165 F.2d 521; C. I. R. v. Benson, 9 Cir., 1944, 146 F.2d 191; Roth v.
Commissioner, 1952, 17 T.C. 1450; Roberts v. Commissioner, 1948, 10 T.C.
581; Drill v. Commissioner, 1947, 8 T.C. 902. The court below found that the
aprons and the strong clothing were not required as a condition of employment,
and that the clothing was of a type adaptable to general usage. The facts so
found appear to be undisputed. We cannot say that the Tax Court erred in
disallowing the claimed deductions. The line delimiting personal expenses is
often a difficult one to draw, but as heretofore drawn in the area here involved
it has received long acceptance and would appear not to have been defined
unreasonably.

As a second contention petitioner seeks to deduct his automobile operating


costs under the Code provisions permitting the deduction of expenses for
medical care, 26 U.S.C. (I.R.C. 1939) 23(x), 26 U.S.C. (I.R.C.1954) 213.
We hold with the Tax Court that the costs of operating an automobile to and
from work cannot be contained in the statutory definition of "medical care"
the "amounts paid * * * for the diagnosis, cure, mitigation, treatment, or
prevention of disease * *." 26 U.S.C. (I.R.C.1939) 23(x), 26 U.S.C.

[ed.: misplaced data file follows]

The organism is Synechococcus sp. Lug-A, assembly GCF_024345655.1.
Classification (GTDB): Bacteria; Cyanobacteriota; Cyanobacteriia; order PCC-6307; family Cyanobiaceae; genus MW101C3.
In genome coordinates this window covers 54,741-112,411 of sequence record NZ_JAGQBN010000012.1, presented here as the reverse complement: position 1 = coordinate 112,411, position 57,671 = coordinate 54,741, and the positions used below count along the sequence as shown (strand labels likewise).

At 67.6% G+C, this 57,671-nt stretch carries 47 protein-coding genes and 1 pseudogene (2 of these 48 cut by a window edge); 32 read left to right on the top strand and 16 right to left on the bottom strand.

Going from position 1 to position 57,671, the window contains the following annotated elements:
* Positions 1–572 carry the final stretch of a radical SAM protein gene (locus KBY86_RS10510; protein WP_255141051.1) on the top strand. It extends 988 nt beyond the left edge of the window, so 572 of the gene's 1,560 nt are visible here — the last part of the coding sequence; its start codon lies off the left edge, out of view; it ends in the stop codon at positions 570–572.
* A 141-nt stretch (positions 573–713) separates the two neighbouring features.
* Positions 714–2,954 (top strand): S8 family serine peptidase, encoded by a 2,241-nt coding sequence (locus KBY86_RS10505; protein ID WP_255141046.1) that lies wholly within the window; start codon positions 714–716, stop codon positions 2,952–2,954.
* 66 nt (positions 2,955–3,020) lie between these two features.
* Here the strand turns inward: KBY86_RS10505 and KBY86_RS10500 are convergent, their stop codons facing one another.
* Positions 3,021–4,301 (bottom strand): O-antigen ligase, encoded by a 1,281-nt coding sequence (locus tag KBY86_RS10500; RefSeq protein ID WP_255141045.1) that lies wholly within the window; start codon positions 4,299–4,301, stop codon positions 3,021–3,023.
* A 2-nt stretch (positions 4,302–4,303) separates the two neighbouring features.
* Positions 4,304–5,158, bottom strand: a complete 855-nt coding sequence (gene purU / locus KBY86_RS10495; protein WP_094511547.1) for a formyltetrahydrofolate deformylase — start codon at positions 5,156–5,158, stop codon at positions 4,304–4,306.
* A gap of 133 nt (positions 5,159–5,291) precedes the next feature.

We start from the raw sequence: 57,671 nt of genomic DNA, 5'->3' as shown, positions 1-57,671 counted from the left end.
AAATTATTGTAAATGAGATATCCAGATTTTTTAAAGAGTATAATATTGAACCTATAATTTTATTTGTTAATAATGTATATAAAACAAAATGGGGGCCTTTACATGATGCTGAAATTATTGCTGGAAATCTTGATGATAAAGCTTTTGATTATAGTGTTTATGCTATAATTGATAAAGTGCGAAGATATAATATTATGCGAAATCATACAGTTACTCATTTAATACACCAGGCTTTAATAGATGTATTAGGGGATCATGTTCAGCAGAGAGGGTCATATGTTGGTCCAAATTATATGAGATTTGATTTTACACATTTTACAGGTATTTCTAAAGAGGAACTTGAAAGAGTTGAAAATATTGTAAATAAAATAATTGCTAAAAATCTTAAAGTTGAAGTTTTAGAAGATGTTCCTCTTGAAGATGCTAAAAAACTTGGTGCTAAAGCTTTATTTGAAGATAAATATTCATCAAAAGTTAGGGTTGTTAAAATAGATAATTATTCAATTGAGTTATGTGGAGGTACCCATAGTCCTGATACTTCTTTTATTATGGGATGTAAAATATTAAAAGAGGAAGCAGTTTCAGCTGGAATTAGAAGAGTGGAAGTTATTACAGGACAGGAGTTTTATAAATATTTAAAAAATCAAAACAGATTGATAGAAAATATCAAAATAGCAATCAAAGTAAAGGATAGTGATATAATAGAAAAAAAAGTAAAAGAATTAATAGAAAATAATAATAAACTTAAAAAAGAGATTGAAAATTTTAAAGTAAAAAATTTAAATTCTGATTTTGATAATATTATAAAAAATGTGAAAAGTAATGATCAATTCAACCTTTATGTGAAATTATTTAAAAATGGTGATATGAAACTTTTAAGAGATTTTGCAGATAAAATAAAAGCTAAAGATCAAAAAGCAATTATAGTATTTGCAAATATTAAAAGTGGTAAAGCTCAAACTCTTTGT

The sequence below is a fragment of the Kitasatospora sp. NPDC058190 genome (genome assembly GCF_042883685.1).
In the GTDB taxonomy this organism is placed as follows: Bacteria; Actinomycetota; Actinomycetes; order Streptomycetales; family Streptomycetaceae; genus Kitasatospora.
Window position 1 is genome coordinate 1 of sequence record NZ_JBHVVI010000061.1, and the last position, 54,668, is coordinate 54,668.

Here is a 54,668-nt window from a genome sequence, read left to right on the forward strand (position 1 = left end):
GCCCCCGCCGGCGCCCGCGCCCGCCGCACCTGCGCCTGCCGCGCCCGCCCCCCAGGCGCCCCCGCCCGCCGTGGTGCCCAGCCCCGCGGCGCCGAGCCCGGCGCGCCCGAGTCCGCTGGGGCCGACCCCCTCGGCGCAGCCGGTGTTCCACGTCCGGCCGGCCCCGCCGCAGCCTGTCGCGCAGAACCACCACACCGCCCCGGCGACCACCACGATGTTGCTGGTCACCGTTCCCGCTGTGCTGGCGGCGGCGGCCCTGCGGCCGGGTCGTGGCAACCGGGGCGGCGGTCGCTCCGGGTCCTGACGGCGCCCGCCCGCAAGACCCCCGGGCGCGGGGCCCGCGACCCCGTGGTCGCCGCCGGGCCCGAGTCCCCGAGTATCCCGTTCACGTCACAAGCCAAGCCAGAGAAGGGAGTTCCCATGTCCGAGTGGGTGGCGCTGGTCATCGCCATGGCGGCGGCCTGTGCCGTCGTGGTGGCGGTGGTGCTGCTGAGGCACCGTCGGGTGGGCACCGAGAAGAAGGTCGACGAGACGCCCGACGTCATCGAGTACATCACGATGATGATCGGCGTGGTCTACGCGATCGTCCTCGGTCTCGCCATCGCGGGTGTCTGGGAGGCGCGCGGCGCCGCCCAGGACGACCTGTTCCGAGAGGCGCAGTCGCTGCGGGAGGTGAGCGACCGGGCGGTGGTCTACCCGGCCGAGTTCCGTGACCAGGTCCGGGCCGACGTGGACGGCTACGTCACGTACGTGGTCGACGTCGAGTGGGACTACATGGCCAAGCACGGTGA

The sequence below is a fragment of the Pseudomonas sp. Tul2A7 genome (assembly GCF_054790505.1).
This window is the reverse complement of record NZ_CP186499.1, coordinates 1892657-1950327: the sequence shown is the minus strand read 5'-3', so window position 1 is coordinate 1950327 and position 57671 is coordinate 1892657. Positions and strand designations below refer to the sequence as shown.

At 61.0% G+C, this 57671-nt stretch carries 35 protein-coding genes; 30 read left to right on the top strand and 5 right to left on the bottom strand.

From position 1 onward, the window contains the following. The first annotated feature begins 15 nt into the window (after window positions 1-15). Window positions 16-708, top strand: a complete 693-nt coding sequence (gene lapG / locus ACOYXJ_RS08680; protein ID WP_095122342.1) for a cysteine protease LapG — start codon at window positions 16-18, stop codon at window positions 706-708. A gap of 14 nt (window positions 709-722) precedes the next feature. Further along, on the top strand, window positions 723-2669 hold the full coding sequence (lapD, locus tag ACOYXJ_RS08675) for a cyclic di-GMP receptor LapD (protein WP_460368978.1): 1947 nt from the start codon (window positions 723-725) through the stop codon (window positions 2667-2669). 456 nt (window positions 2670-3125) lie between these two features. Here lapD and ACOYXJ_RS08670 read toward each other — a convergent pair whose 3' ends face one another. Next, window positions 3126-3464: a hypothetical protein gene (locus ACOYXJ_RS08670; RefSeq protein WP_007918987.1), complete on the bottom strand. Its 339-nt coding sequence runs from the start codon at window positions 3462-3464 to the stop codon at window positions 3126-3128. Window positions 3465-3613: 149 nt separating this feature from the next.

(I.R.C.1954) 213(e). The fact that an indirect medical benefit may result from
a personal expense does not make that personal expense deductible under the

"medical care" provisions of the statute. Ochs v. C. I. R., 2 Cir., 1952, 195 F.2d
692, 37 A.L.R.2d 545, certiorari denied 1952, 344 U.S. 827, 73 S.Ct. 28, 97
L.Ed. 643. See Treasury Regulations 118, Sec. 39.23(x)-1(d) (1) (1939 Code);
Treasury Regulations on Income Taxes, Sec. 1.213-1(e)(1)(ii) (1954 Code).
Under the language of the statute deductible expenses are limited to those
primarily incurred for medical care. Hollander v. C. I. R., 3 Cir., 1955, 219
F.2d 934.
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Affirmed.

HAND, Circuit Judge (dissenting in part).

I agree that the cost of an automobile may not be deducted, for it is not within
213(e)(B) which allows a deduction for "transportation primarily for and
essential to medical care referred to in subparagraph (A)," which subparagraph
covers expenses for the "diagnosis, cure, mitigation, treatment, or prevention of
disease." Expressio unius, exclusio alterius.

As to the wear and tear upon his clothing, I disagree with the Tax Court. I can
see no reason for limiting such expenses to uniforms prescribed by the
employer; to me that is an entirely arbitrary and capricious line to draw. Take,
for example, the "apron" that this taxpayer wears to protect his clothes. I cannot
think of anything more peculiarly an expense of the business than that: it had
no other use, and it was necessary to prevent damage to his other property. I
should also include any extra cost of the clothes that he had to wear in order to
prevent or lessen the injury that ordinary clothes would suffer from the
character of his work. The decisions of the Tax Court seem to me to leave
uncertain the decision of this issue.